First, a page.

Federal Policy

NDANO works with the National Council of Nonprofits and its state association network to monitor federal legislative issues and distributes biweekly newsletters to members.

Proposed IRS Regulations on State Giving Tax Credits

On Aug. 27, 2018, the U.S. Treasury Department and the IRS announced draft regulations designed to change how the federal government will treat donations to charitable nonprofits that generate state or local tax credits. The proposed IRS rules would result in a reduction of the charitable contribution deduction allowed for donors that benefit from the North Dakota's endowment fund and other state giving tax credits.

Two Points to Remember:

  1. These are proposed regulations.
  2. The proposed regulations only impact those donors who itemize.

North Dakota Impact:

Eide Bailly has prepared an article summarizing the proposed regulations and outlining the potential impacts in North Dakota, including scenarios for a $10,000 contribution qualifying for North Dakota's 40 percent tax credit. Download the article.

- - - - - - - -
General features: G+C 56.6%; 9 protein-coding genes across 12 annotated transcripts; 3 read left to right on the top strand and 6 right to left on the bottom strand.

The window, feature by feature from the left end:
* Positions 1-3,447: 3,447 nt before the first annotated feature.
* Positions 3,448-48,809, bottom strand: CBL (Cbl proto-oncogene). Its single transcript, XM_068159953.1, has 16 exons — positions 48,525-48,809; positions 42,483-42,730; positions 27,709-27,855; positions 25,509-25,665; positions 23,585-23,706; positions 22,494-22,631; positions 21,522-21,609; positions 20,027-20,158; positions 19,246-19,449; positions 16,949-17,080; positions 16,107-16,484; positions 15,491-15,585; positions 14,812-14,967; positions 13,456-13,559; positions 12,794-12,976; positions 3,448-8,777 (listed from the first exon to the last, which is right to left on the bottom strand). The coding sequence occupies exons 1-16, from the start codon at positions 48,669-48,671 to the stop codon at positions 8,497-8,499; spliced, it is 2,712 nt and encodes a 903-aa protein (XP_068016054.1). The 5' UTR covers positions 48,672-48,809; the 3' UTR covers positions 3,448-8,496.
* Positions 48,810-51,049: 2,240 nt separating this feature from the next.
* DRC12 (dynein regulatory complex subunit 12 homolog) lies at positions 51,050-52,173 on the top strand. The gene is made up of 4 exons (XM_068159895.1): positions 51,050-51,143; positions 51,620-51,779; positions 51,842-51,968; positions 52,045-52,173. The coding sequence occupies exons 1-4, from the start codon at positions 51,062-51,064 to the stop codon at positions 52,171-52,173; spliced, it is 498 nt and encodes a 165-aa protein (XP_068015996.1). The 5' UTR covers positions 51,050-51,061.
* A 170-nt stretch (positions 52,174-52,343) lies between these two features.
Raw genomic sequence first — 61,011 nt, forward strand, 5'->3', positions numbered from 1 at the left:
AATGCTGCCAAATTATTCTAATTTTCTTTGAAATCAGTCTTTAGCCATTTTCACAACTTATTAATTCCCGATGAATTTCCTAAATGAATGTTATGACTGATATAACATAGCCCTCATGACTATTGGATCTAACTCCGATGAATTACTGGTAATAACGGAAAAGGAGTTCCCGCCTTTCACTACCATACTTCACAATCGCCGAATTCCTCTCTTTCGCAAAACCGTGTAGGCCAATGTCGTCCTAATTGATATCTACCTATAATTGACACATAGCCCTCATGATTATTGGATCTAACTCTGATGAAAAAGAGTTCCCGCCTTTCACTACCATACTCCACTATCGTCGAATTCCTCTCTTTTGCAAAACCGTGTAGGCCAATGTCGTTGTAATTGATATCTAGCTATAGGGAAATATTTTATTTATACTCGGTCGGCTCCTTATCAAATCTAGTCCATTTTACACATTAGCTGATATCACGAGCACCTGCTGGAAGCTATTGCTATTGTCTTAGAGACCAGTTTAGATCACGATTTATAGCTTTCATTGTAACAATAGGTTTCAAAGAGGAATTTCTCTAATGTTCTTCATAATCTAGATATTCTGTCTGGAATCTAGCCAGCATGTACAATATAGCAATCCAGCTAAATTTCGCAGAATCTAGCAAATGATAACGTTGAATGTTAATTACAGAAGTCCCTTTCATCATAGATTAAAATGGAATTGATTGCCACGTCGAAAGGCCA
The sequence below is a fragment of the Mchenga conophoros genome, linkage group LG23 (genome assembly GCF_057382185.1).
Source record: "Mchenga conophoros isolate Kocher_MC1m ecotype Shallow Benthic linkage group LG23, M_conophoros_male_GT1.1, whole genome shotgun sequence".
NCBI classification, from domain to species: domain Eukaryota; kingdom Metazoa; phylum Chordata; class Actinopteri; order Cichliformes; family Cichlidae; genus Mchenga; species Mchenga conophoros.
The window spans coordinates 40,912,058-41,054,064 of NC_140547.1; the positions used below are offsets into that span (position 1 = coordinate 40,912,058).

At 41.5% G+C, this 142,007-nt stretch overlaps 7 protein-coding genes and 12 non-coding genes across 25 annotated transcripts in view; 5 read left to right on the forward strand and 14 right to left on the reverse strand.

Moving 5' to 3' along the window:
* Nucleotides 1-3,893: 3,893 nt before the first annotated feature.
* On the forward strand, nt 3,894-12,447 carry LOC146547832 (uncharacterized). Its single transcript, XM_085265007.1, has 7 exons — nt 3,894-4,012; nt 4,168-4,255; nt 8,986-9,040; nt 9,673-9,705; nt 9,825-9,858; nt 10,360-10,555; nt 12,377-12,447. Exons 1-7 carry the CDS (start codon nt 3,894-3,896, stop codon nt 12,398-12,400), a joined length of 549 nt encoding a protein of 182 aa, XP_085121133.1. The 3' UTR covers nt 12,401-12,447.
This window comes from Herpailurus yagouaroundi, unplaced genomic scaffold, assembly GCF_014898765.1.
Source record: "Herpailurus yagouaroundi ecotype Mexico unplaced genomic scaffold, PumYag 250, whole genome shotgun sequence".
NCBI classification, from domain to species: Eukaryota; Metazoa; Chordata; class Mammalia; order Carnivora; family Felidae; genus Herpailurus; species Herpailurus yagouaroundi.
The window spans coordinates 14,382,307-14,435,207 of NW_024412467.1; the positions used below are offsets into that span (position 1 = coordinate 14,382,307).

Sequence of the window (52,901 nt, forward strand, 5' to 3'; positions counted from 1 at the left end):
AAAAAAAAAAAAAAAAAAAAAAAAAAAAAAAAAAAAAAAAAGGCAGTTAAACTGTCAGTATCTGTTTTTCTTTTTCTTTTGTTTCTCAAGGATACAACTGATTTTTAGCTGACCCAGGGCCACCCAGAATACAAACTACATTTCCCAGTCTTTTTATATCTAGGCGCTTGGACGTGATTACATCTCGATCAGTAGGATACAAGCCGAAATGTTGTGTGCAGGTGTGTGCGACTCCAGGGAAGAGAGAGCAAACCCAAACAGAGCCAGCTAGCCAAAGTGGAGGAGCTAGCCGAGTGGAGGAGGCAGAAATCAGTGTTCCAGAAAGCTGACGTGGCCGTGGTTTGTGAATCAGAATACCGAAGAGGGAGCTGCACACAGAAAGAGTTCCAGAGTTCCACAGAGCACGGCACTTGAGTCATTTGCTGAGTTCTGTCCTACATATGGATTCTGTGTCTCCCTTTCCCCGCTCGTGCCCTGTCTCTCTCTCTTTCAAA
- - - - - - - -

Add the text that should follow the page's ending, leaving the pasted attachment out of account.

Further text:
The National Council of Nonprofits shares background on state and local taxes (SALT) and tips for submitting comments on draft federal regulations.


NDANO's comments to the IRS were submitted by the Oct. 11 deadline. A hearing was held in Washington, D.C., on Nov. 5, but no further action has been taken. NDANO is tracking this issue and will share information with North Dakota nonprofits as soon as the IRS makes a decision regarding the proposed rules.

Preserving Nonprofit Nonpartisanship

The Johnson Amendment is the longstanding law that protects charitable organizations from demands for political endorsements and engagement in other partisan activities. NDANO strongly believes current law requiring charitable nonprofits to remain nonpartisan is the best way to advance missions and work as partners with all levels of government. Learn more.

Support for Charitable Giving Incentives

NDANO supports continuation of the federal charitable deduction, as well as a universal, or non-itemizer, deduction. Learn more.

Federal Policy Resources